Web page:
Does Your Loved One Need Memory Care?

Does Your Loved One Need Memory Care? is contributed by Walton Law in March, 2023, as an online article at

Have you noticed that your loved one is having trouble remembering certain facts? Does it seem like they may have a condition beyond normal aging memory issues? Are you concerned that they may be developing dementia or Alzheimer’s disease? If so, it is worth investigating whether they would benefit from memory care.

What is memory care?

Memory care differs from regular long-term care at nursing homes because this type of care is specifically designed for individuals who suffer from Alzheimer’s or other types of dementia.

Unlike an assisted living facility where a resident has enough independence to set their own schedule, such as deciding when they will eat and bathe, a memory care facility is more like a nursing home in that the staff manages each resident’s time and attend to their needs more closely. Staff is trained to deal with unique challenges that stem from conditions such as Alzheimer’s disease and dementia.

Another connection between memory care and nursing homes is that a nursing home itself may have a specific memory care wing or it may be a memory care exclusive nursing home. With this type of exclusive care, emphasis is placed on creating a structured environment with a low-key and less stressful atmosphere.

Conditions needed for memory care

Because memory loss sufferers have very specific needs, specific care facilities can offer specialized activities that cater to them, such as facilitating activities that are designed to help cognitive function through various stages of dementia.

Because memory care is geared toward people with dementia — people who may wander and get lost — it requires more security than an assisted living facility. There are more precautions that balance the need to engage their cognitive functions. For instance, memory care centers often offer the following:

  • Alarms on the doors;
  • Devices that track the residents, including bracelets;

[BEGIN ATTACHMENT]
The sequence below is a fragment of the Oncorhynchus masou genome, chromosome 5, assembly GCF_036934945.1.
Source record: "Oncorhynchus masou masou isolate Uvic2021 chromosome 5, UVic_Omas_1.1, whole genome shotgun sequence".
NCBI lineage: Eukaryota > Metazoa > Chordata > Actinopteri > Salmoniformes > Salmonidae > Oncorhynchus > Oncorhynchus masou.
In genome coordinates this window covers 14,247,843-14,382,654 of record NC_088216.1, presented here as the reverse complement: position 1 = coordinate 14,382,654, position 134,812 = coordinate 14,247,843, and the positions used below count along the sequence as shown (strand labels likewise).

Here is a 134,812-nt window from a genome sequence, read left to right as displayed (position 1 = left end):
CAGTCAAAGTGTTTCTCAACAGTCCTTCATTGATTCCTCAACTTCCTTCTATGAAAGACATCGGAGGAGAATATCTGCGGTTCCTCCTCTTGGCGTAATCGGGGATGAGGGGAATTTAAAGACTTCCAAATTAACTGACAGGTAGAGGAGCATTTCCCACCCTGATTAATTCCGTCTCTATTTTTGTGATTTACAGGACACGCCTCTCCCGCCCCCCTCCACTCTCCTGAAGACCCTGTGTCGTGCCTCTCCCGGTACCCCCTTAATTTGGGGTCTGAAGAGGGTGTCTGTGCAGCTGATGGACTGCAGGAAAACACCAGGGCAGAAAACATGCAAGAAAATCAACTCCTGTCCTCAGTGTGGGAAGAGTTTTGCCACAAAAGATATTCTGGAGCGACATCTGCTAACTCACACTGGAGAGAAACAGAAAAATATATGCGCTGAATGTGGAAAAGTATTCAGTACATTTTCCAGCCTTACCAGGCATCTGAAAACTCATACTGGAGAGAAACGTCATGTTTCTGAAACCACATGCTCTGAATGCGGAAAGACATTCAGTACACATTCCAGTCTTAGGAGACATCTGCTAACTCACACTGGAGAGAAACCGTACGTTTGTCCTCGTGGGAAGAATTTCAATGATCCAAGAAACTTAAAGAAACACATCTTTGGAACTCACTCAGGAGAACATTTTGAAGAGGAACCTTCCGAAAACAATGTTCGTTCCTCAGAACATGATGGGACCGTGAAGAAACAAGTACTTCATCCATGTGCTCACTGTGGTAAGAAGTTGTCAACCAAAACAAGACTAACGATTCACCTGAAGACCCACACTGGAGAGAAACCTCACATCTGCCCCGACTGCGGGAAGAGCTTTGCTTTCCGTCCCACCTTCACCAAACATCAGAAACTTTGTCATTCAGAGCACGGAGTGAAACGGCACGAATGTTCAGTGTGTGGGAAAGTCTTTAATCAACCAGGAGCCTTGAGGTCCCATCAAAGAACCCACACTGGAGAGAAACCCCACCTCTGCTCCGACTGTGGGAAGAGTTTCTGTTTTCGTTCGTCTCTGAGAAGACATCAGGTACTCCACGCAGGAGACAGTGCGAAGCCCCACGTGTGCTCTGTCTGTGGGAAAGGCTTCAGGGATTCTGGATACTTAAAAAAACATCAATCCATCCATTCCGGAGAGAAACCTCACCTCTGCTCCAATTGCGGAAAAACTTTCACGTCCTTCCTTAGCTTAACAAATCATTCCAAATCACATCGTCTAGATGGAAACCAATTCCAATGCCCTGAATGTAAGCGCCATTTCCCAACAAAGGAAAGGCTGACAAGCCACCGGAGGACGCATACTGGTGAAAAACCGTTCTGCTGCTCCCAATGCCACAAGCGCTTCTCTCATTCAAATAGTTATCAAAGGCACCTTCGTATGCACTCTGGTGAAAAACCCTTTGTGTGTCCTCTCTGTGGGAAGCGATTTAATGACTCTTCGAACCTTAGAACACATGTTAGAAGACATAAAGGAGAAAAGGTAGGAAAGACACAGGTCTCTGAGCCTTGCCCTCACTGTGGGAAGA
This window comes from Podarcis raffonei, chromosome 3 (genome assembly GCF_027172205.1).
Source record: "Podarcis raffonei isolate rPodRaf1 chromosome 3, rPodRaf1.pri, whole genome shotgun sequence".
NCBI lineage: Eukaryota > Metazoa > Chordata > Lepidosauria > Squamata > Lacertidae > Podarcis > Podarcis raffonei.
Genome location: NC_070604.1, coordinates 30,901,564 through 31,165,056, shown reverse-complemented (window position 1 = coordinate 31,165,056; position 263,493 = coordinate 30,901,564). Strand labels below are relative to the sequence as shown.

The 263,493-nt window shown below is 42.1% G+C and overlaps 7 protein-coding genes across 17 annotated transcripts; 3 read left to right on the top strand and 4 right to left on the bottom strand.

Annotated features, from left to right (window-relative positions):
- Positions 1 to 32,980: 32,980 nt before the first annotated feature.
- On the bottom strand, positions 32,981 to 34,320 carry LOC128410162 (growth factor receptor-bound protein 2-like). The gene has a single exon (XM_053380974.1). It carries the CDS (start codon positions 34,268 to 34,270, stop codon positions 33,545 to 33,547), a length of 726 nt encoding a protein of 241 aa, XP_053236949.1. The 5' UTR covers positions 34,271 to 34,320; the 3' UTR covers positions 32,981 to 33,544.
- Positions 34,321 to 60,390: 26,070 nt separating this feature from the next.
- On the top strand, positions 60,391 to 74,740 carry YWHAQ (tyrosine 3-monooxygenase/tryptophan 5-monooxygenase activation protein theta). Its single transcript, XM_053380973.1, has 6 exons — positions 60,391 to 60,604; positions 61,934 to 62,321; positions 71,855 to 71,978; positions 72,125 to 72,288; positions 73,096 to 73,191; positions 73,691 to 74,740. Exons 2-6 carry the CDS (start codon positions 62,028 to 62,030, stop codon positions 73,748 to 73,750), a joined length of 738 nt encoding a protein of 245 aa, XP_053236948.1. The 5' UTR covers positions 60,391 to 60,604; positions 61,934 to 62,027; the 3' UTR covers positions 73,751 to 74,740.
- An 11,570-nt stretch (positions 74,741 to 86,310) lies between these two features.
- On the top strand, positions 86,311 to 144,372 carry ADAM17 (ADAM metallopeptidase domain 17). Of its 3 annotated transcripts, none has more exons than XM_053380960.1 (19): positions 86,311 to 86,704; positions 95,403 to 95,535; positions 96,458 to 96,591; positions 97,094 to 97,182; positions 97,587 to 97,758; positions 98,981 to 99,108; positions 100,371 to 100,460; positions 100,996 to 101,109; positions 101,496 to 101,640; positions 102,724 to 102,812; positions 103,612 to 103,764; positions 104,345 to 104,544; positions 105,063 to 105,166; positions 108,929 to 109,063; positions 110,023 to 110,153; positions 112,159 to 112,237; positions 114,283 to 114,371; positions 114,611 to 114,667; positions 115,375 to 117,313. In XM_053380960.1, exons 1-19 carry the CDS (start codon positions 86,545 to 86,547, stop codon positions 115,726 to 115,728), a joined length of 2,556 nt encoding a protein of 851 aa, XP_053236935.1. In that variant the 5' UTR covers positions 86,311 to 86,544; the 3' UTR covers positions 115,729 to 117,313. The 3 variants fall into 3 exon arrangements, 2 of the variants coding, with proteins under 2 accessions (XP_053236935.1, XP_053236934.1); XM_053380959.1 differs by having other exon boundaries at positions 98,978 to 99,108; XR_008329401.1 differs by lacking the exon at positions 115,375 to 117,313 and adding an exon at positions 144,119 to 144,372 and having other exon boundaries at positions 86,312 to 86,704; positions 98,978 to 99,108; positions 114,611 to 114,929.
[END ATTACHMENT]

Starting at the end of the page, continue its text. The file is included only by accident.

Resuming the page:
• Doors and elevators that have access codes;
  • Enclosed outdoor areas, such as walking paths; and/or
  • Circular hallways that help prevent residents’ frustration with dead ends.

Deciding on memory care

If you think that your loved one needs specialized memory care, you should follow the same steps that you would when deciding on a nursing home. You should research the home very closely. Specifically, for facilities that have dementia care, you should observe or ask about the following:

  • Staff: Memory care staff should receive specialized training to adequately care for dementia patients. Ask about the specific training that the staff receives. Additionally, note the staff member to resident ratio.
  • Layout: Individuals with dementia tend to wander, therefore the physical environment of the facility is very important. Tour the space. Are their circular walking areas? Are there dead-end hallways that may cause confusion or anxiety?
  • Activities: Inquire about what activities are offered and how they are designed to address declining cognitive function.
  • Costs: The cost of care continues to rise. You may need to pay more per month for memory care.

If neglect happens

If neglect happens, talk to an experienced attorney. If you or a loved one has suffered from neglect at a dementia care center or nursing home in Whatcom, Skagit or Island counties, contact the Bellingham office of Walton Law, APC, at 360-543-1010. You also can visit to sign up for a no-obligation, free initial case evaluation to answer your questions, explain the lawsuit process, and show you how we can help make the best of a bad situation.

Walton Law, APC
Washington Office

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